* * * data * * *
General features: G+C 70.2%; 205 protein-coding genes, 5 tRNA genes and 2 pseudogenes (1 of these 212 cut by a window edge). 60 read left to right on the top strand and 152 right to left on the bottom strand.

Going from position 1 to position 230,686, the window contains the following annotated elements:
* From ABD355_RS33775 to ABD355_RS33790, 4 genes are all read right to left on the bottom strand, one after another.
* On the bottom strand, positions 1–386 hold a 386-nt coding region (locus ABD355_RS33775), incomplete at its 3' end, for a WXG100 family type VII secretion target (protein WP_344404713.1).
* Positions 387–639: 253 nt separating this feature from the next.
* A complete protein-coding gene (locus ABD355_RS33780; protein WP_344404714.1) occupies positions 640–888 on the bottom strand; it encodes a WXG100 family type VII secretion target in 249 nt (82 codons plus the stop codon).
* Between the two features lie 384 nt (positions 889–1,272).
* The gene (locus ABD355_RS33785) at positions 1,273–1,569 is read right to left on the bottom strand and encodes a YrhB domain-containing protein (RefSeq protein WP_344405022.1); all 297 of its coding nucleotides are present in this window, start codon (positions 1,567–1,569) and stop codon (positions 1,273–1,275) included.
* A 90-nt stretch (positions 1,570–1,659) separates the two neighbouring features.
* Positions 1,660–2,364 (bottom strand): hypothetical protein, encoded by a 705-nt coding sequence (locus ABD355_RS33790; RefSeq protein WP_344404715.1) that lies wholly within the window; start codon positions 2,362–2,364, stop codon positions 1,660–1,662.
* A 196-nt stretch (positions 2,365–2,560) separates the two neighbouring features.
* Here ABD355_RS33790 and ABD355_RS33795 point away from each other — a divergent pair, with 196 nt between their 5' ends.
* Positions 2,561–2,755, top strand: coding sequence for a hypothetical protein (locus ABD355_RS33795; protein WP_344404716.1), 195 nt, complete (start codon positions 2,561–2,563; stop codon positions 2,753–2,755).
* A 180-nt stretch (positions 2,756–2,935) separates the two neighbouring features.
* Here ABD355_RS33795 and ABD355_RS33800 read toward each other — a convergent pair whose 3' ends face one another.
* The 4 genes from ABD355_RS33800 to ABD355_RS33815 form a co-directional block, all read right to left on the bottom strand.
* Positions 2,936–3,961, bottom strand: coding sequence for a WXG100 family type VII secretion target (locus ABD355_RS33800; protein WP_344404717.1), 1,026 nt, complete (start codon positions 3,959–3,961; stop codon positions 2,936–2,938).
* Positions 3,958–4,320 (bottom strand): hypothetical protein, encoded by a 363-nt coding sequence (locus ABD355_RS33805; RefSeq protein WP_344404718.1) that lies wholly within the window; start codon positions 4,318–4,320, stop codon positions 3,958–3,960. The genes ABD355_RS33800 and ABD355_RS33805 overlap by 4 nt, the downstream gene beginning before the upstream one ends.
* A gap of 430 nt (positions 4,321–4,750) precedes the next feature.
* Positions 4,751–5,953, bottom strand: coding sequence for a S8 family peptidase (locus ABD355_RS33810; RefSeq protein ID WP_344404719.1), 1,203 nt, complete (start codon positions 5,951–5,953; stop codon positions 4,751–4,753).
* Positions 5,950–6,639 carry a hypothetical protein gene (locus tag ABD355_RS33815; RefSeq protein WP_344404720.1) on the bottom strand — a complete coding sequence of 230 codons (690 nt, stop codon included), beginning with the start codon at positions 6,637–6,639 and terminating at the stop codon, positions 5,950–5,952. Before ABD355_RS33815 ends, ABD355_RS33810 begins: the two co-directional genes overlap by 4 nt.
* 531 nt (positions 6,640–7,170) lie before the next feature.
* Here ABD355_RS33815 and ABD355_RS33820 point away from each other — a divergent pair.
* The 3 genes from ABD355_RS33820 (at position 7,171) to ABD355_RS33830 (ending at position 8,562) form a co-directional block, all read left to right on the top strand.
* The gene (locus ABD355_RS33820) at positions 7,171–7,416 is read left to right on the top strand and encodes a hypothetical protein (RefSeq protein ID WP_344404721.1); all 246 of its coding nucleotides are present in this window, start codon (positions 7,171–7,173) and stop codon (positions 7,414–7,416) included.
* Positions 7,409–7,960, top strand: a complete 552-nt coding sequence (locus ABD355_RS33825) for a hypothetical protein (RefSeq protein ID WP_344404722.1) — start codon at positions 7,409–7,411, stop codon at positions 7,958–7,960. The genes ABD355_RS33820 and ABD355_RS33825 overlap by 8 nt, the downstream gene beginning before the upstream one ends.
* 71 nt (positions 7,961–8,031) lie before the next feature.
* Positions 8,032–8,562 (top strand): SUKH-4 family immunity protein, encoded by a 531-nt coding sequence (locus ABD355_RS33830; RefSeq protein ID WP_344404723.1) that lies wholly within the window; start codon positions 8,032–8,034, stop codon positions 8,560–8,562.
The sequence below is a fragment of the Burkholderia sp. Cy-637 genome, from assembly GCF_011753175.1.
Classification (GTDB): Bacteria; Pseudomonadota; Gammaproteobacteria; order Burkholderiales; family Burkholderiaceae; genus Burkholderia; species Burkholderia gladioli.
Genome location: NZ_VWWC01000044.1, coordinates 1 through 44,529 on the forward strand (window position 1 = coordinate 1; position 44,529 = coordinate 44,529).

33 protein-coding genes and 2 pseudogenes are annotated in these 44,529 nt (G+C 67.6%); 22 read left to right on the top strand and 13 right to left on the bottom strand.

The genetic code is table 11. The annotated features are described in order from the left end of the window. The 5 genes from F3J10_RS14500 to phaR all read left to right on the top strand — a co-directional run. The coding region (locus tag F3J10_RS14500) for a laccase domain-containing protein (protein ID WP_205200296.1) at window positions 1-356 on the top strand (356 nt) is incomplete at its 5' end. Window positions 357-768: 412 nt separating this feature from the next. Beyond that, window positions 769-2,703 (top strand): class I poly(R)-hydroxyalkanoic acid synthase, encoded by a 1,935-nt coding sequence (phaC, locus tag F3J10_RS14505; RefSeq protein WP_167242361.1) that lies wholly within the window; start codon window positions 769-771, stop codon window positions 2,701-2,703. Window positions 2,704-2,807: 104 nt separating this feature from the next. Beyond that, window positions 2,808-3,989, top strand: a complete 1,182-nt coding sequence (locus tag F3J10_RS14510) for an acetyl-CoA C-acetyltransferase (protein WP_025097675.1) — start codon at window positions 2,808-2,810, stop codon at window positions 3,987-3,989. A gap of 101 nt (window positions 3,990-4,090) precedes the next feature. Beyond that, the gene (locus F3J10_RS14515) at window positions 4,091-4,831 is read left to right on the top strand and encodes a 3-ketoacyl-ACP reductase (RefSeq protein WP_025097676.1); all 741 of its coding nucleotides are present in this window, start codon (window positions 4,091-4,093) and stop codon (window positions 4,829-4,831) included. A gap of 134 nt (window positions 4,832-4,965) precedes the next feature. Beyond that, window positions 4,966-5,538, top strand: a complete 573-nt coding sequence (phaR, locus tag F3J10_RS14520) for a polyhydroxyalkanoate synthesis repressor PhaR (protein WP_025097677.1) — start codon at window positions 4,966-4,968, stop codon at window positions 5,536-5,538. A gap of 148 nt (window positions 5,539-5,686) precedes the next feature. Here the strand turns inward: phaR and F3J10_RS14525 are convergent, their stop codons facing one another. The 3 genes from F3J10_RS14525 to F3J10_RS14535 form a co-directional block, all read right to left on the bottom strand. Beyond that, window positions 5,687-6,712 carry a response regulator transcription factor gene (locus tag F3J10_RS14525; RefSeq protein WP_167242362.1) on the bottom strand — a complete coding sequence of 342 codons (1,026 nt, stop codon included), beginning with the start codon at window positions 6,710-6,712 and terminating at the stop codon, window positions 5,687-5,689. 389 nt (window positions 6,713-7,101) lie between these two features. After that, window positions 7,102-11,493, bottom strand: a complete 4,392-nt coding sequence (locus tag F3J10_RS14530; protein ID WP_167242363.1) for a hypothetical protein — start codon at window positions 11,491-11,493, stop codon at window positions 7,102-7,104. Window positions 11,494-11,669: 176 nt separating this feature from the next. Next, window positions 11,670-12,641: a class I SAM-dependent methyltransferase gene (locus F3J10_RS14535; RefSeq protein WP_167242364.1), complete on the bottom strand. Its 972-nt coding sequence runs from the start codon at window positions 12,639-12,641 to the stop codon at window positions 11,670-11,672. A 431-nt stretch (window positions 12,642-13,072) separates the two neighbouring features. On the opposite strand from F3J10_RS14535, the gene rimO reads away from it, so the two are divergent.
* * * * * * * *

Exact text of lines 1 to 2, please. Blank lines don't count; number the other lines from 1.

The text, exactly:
General features: G+C 70.2%; 205 protein-coding genes, 5 tRNA genes and 2 pseudogenes (1 of these 212 cut by a window edge). 60 read left to right on the top strand and 152 right to left on the bottom strand.

Going from position 1 to position 230,686, the window contains the following annotated elements: